From time to time I get requests for a study guide to help with an upcoming exam.

As a way to possibly help fill this need, I offer the following poem,

submitted by Kendra Curtis (2009/10).





In the way, way back,

Yeah, one-oh-one,

You tried to teach us

About the sun.

How atoms bounce

and hop around,

That space is time

And light's faster than sound.

The Big Bang theory

and Physics too,

It was waaaay over my head

Let me tell you!

Our first lab, to

fashion a line,

Encompassing ALL of

Geologic Time!

Then onto the plates

there’s about a dozen,

That cruise around

on a convection oven.

That they move

there is no doubt,

That’s what earthquakes

are all about.

Richter and his

crazy scale,

Exponentially growing

as the rocks start to fail.

Elastic strain

like a rubber band,

Eventually gives and

shakes the land.

You opened for me

a reluctant door,

To the reality of what

lies just off our shore!

Yes, the Cascadia

and long over due!

There won’t be much left

when that baby is through.

That first awful test

brought us to the brink,

As we got our first taste

of just how you think!

Then off on a field trip

to Selma no less,

To look at float and

the earth under stress.

An ophiolite? What the

heck is that?

And Mike just a’ smilin’

like a Cheshire cat.

That he had a secret

and was burstin’ to tell,

Was how all this red dirt

Came straight up from hell!

Ultra mafic and

weathered from stone,

That had somehow escaped

a sub-duction zone!

Then on to minerals

and rocks,

Identifications with the

answers on the box!

But, who ever peeked

I know it cost her,

Because, as you know,

cheaters never prosper!

Most of the minerals

we learned to tell,

By sight, by feel and

some by smell!

The rocks were harder

just bear and grin it,

Make up a name if you don’t

know what’s in it!

Streak and cleavage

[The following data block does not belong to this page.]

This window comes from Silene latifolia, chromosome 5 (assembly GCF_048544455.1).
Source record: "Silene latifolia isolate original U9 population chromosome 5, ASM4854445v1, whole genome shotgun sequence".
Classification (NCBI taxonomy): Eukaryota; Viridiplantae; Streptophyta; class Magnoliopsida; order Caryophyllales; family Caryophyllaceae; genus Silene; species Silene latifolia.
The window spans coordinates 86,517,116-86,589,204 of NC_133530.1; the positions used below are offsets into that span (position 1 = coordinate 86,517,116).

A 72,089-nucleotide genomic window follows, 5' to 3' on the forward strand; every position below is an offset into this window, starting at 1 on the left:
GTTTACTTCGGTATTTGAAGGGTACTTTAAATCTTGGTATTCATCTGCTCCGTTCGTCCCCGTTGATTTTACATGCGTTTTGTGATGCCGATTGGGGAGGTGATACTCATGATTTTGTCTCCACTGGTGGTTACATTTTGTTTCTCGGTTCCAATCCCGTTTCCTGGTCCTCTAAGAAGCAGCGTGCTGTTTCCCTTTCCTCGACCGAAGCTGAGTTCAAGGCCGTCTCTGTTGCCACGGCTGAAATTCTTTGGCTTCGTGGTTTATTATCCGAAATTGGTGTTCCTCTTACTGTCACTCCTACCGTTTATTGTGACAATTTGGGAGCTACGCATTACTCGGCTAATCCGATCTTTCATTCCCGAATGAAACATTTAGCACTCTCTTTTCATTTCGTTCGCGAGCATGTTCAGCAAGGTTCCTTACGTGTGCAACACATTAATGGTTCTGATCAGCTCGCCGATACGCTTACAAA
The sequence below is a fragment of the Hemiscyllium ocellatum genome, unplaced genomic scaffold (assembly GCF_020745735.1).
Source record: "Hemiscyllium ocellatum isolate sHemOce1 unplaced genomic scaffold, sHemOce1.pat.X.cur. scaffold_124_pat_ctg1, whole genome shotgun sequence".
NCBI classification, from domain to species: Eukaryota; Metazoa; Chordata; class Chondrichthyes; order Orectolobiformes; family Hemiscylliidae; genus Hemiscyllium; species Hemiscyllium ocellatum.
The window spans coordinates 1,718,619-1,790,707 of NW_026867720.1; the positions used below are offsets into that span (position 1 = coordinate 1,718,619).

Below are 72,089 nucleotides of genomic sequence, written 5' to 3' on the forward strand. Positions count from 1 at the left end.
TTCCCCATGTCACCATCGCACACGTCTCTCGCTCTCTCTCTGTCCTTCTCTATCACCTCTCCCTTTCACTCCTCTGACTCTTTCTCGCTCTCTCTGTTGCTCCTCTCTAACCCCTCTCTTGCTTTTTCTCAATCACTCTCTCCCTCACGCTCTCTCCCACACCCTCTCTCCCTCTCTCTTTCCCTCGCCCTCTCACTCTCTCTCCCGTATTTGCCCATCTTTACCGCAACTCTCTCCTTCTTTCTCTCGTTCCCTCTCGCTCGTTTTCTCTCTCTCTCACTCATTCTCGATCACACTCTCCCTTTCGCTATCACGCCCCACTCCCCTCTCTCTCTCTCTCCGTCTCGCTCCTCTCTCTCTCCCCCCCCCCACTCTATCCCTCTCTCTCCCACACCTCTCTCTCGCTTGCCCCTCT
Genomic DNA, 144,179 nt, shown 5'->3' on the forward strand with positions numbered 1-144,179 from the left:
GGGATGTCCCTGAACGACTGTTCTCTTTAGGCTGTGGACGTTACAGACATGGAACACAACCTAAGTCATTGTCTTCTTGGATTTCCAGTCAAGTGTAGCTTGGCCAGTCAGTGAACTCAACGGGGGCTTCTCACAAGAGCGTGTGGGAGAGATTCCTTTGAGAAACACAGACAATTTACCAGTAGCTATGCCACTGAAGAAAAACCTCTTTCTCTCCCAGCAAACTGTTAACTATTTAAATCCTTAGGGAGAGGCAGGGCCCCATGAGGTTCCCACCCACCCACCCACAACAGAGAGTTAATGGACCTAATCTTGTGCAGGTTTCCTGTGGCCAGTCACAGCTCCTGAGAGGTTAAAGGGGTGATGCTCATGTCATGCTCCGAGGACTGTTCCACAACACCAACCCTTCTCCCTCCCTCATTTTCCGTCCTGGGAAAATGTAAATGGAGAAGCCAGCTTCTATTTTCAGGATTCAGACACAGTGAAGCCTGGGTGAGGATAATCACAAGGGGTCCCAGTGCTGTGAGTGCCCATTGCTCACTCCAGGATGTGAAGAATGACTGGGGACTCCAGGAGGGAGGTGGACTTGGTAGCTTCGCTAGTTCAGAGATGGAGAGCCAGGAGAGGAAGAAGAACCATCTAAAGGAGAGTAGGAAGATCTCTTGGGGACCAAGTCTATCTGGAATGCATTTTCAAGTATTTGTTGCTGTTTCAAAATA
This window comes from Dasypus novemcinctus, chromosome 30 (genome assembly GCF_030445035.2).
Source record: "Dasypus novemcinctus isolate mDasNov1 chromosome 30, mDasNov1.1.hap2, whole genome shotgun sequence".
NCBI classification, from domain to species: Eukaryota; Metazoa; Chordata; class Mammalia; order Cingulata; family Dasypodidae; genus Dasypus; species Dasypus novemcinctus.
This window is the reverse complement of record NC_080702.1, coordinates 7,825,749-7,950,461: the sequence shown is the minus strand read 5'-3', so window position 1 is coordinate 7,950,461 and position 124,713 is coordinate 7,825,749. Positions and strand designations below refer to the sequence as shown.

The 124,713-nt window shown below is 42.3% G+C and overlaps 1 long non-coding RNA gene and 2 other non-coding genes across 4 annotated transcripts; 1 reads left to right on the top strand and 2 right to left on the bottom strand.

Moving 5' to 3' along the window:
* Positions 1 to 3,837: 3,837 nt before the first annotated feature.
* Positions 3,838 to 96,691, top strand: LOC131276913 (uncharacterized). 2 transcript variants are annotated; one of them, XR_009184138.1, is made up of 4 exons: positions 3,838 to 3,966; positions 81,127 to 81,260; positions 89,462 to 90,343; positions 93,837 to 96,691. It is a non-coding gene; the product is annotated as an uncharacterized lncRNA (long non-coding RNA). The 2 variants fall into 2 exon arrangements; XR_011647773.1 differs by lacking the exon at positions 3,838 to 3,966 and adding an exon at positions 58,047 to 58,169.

no not that kind!

What do you got?

A dirty mind?

They are terms for tests

in which you may,

ID the crystals

in a mineral tray!

You brought cool rocks

for our inspection,

From your awesome

home collection

Extra credit and

fun to share,

Go on, take a stab

What is that in there?!


blood of the earth,

Places where the

mantle gives birth.

Mafic; great big

leaks in gloom,

Felsic one’s though

go KaBOOM!

Then winter break

a brief respite,

with nothin’ to do

on a Monday night.

Come January 4th

a quick review

of one-oh-one

in an hour or two.

Most of us giddy

and wanting to shout,

Cause we knew what the hell

you were talkin’ about!

We learned about maps


To find our way in the woods

though not through the traffic.

Contour intervals


Locating bench marks

and elevation.

Relief and gradient

scouting a path,

By using our noggins

and a bit of math.

Then head long we ran

towards sedimentary,

Layers in time

pretty elementary.

Piling up, like the

leaves in a book,

And easy to read

if you know where to look.

This will be on the test!

you were quite emphatic

What is the pressure?

it’s Lithostatic!!

Then down we went

towards the heat,

Where the brittle and ductile

transitions meet.

There in the deep

the layers will fold,

and remain that way,

for us to behold.

From limestone to marble